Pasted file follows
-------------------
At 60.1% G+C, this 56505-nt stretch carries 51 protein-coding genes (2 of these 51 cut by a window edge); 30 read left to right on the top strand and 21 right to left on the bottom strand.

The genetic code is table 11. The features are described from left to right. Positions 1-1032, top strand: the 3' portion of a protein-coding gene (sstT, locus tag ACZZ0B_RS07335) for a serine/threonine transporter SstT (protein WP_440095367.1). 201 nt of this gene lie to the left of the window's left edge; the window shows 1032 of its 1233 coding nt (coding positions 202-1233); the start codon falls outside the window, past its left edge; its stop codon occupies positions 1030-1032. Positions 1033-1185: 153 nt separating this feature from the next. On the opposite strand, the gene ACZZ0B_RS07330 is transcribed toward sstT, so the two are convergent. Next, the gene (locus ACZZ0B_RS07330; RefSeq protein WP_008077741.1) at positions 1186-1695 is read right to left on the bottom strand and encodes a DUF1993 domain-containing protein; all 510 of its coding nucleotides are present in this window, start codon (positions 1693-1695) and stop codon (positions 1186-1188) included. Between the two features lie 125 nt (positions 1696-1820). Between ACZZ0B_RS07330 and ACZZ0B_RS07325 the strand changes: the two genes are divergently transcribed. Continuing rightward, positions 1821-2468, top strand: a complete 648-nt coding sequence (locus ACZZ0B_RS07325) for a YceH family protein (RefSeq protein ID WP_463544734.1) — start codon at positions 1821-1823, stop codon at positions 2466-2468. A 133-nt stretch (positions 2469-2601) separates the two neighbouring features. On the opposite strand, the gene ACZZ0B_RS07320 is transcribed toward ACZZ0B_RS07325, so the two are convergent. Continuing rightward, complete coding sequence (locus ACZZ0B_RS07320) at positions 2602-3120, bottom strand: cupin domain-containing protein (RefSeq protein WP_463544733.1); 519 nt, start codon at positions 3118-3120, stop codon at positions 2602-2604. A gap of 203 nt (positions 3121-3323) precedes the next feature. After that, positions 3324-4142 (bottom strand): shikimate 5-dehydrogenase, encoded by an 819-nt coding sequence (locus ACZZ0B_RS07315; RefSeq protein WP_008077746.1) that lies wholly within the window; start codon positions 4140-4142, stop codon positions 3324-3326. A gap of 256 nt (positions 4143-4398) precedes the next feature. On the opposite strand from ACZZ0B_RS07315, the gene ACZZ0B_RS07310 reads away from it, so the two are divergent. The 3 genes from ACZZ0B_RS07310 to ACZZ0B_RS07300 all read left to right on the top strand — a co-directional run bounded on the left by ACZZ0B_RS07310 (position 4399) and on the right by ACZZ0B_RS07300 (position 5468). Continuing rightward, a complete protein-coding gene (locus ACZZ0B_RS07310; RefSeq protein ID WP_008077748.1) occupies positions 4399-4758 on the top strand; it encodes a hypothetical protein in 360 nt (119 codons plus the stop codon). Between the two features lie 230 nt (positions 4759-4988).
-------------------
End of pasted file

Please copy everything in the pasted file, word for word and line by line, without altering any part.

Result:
At 60.1% G+C, this 56505-nt stretch carries 51 protein-coding genes (2 of these 51 cut by a window edge); 30 read left to right on the top strand and 21 right to left on the bottom strand.

The genetic code is table 11. The features are described from left to right. Positions 1-1032, top strand: the 3' portion of a protein-coding gene (sstT, locus tag ACZZ0B_RS07335) for a serine/threonine transporter SstT (protein WP_440095367.1). 201 nt of this gene lie to the left of the window's left edge; the window shows 1032 of its 1233 coding nt (coding positions 202-1233); the start codon falls outside the window, past its left edge; its stop codon occupies positions 1030-1032. Positions 1033-1185: 153 nt separating this feature from the next. On the opposite strand, the gene ACZZ0B_RS07330 is transcribed toward sstT, so the two are convergent. Next, the gene (locus ACZZ0B_RS07330; RefSeq protein WP_008077741.1) at positions 1186-1695 is read right to left on the bottom strand and encodes a DUF1993 domain-containing protein; all 510 of its coding nucleotides are present in this window, start codon (positions 1693-1695) and stop codon (positions 1186-1188) included. Between the two features lie 125 nt (positions 1696-1820). Between ACZZ0B_RS07330 and ACZZ0B_RS07325 the strand changes: the two genes are divergently transcribed. Continuing rightward, positions 1821-2468, top strand: a complete 648-nt coding sequence (locus ACZZ0B_RS07325) for a YceH family protein (RefSeq protein ID WP_463544734.1) — start codon at positions 1821-1823, stop codon at positions 2466-2468. A 133-nt stretch (positions 2469-2601) separates the two neighbouring features. On the opposite strand, the gene ACZZ0B_RS07320 is transcribed toward ACZZ0B_RS07325, so the two are convergent. Continuing rightward, complete coding sequence (locus ACZZ0B_RS07320) at positions 2602-3120, bottom strand: cupin domain-containing protein (RefSeq protein WP_463544733.1); 519 nt, start codon at positions 3118-3120, stop codon at positions 2602-2604. A gap of 203 nt (positions 3121-3323) precedes the next feature. After that, positions 3324-4142 (bottom strand): shikimate 5-dehydrogenase, encoded by an 819-nt coding sequence (locus ACZZ0B_RS07315; RefSeq protein WP_008077746.1) that lies wholly within the window; start codon positions 4140-4142, stop codon positions 3324-3326. A gap of 256 nt (positions 4143-4398) precedes the next feature. On the opposite strand from ACZZ0B_RS07315, the gene ACZZ0B_RS07310 reads away from it, so the two are divergent. The 3 genes from ACZZ0B_RS07310 to ACZZ0B_RS07300 all read left to right on the top strand — a co-directional run bounded on the left by ACZZ0B_RS07310 (position 4399) and on the right by ACZZ0B_RS07300 (position 5468). Continuing rightward, a complete protein-coding gene (locus ACZZ0B_RS07310; RefSeq protein ID WP_008077748.1) occupies positions 4399-4758 on the top strand; it encodes a hypothetical protein in 360 nt (119 codons plus the stop codon). Between the two features lie 230 nt (positions 4759-4988).